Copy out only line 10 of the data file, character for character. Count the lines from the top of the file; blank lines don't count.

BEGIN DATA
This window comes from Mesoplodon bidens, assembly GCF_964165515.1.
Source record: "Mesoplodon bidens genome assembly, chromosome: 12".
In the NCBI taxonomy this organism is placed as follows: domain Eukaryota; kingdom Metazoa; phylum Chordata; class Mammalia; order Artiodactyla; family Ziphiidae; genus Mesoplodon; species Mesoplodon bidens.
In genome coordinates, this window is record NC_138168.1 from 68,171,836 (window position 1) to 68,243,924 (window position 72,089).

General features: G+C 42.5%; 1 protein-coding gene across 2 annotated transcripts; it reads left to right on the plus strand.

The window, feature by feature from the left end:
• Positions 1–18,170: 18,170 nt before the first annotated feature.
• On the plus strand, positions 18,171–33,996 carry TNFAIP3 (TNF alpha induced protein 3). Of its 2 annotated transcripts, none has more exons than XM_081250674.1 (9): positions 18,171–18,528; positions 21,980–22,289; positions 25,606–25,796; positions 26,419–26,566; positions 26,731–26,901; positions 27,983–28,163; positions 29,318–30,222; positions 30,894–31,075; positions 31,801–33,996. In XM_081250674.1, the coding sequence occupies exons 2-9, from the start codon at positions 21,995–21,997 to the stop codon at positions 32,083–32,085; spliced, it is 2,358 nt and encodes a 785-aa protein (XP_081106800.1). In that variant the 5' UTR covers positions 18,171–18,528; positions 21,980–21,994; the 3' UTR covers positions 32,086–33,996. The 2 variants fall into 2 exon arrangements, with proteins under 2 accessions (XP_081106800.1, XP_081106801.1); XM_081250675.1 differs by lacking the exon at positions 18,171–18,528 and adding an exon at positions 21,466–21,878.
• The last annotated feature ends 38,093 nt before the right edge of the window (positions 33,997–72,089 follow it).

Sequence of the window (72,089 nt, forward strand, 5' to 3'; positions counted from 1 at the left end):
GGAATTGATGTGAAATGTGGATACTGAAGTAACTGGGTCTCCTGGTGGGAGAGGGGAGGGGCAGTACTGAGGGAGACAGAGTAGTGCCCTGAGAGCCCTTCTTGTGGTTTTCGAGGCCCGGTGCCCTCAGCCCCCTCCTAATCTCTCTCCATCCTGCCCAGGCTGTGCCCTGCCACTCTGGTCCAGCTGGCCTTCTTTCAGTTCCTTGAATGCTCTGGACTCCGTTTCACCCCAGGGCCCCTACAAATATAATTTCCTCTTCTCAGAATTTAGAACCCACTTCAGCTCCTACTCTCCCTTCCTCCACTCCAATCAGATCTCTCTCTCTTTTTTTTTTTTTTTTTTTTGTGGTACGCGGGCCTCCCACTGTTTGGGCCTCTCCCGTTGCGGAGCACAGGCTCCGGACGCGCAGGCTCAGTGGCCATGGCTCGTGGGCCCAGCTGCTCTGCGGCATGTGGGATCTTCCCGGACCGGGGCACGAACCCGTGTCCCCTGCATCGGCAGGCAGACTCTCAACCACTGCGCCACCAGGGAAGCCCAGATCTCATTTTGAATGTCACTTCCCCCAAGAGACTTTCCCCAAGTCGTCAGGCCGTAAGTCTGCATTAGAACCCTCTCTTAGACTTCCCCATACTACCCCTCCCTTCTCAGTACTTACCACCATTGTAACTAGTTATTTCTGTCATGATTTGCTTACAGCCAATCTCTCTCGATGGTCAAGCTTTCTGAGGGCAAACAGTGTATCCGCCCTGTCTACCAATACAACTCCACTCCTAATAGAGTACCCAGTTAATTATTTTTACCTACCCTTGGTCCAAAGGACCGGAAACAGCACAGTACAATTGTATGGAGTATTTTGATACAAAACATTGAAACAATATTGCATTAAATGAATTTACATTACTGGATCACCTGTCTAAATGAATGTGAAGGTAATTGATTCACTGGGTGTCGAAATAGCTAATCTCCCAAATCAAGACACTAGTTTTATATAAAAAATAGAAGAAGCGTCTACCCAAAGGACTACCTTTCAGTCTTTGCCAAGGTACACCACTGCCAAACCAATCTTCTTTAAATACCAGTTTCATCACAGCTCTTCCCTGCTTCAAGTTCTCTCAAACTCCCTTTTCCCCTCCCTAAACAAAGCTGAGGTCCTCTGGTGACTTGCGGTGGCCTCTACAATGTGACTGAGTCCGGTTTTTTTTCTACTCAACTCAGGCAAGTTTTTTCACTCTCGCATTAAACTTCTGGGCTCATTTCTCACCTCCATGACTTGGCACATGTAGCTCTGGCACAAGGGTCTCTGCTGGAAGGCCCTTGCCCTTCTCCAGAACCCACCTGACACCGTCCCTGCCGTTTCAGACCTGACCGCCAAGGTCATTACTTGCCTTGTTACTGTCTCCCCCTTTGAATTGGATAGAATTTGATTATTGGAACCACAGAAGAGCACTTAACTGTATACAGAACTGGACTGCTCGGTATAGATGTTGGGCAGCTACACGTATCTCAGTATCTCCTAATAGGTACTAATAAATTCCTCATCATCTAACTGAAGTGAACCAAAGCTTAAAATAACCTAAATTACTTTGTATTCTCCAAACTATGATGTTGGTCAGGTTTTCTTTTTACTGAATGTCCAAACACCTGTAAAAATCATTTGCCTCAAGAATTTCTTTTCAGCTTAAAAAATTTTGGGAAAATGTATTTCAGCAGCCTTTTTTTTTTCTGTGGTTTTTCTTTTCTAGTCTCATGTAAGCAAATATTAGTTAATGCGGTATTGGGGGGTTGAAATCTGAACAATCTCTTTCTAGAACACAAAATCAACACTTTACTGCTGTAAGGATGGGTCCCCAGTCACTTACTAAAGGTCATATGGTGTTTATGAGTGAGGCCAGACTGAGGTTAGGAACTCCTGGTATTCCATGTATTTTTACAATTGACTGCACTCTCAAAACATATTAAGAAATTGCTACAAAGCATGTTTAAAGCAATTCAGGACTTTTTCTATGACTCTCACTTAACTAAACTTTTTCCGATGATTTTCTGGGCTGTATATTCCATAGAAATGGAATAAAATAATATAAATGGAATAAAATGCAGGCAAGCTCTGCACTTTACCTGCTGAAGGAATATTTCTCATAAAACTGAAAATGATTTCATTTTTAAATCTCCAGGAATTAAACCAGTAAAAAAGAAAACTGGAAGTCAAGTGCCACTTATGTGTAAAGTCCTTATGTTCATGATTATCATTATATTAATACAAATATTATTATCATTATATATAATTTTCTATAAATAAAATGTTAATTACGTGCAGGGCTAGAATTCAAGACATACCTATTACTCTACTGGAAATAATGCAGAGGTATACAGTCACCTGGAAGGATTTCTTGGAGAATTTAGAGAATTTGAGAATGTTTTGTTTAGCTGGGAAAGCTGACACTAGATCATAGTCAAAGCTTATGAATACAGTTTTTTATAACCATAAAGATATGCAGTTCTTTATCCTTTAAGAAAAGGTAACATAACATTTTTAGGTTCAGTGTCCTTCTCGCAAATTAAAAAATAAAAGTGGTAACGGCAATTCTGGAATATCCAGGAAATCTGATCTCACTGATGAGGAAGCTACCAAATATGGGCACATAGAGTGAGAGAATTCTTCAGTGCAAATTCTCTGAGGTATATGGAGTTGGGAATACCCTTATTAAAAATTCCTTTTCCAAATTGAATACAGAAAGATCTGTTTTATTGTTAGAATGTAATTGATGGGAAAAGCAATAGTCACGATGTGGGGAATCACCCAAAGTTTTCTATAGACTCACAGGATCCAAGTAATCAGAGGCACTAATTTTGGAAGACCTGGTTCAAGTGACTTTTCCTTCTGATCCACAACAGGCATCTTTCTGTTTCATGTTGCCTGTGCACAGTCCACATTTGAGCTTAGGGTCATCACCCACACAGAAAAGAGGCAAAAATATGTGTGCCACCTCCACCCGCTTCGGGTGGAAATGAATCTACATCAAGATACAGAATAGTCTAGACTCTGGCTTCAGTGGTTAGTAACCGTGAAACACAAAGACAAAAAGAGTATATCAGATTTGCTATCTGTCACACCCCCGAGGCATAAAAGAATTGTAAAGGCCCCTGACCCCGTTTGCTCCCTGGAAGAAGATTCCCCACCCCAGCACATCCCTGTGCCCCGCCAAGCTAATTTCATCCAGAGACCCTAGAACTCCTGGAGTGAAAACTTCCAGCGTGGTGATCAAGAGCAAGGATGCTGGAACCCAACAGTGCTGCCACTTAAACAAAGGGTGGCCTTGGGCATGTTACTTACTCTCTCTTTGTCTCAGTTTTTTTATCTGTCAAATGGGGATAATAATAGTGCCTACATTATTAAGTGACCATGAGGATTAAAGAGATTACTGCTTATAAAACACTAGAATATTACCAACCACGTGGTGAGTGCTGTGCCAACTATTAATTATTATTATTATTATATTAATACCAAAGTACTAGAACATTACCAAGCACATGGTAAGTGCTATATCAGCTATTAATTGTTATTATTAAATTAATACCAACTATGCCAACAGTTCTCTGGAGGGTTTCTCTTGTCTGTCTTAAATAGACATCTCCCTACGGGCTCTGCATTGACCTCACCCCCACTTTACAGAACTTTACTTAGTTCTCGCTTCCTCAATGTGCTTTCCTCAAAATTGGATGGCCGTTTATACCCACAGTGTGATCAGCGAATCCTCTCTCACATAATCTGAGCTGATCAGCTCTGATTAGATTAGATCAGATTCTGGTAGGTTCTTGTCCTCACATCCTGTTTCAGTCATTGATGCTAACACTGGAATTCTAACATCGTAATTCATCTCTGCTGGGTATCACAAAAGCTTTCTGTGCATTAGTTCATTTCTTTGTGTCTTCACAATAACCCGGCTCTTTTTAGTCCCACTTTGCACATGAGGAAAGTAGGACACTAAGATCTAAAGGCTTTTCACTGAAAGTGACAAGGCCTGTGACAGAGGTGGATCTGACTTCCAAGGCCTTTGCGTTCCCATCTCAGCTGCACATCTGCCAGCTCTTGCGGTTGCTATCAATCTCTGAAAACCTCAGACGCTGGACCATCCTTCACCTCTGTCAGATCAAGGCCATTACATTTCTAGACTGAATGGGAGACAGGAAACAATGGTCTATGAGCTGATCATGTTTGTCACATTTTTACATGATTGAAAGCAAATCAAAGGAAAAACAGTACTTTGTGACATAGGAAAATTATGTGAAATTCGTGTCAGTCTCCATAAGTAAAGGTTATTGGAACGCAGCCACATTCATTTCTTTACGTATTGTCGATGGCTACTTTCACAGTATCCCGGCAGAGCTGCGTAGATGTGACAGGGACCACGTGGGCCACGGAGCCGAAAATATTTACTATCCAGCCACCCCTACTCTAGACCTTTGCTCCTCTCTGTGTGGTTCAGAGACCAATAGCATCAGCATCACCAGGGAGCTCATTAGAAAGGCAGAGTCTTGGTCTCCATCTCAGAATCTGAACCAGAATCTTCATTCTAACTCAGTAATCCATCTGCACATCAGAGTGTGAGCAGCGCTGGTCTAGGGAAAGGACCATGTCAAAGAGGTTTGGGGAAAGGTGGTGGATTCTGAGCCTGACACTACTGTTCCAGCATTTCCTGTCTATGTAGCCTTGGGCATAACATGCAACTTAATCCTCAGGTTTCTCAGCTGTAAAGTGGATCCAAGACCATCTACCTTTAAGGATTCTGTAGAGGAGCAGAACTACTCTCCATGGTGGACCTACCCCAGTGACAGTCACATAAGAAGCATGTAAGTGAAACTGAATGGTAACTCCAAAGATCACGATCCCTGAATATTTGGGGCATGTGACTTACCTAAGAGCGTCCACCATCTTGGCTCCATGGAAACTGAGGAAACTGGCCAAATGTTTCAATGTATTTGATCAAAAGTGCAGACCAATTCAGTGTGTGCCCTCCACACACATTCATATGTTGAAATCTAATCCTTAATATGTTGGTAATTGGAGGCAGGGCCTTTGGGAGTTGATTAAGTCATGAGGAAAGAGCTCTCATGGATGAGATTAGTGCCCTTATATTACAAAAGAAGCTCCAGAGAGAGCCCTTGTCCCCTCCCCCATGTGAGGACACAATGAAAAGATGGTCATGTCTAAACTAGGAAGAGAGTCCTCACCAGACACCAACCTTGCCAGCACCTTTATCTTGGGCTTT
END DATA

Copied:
Sequence of the window (72,089 nt, forward strand, 5' to 3'; positions counted from 1 at the left end):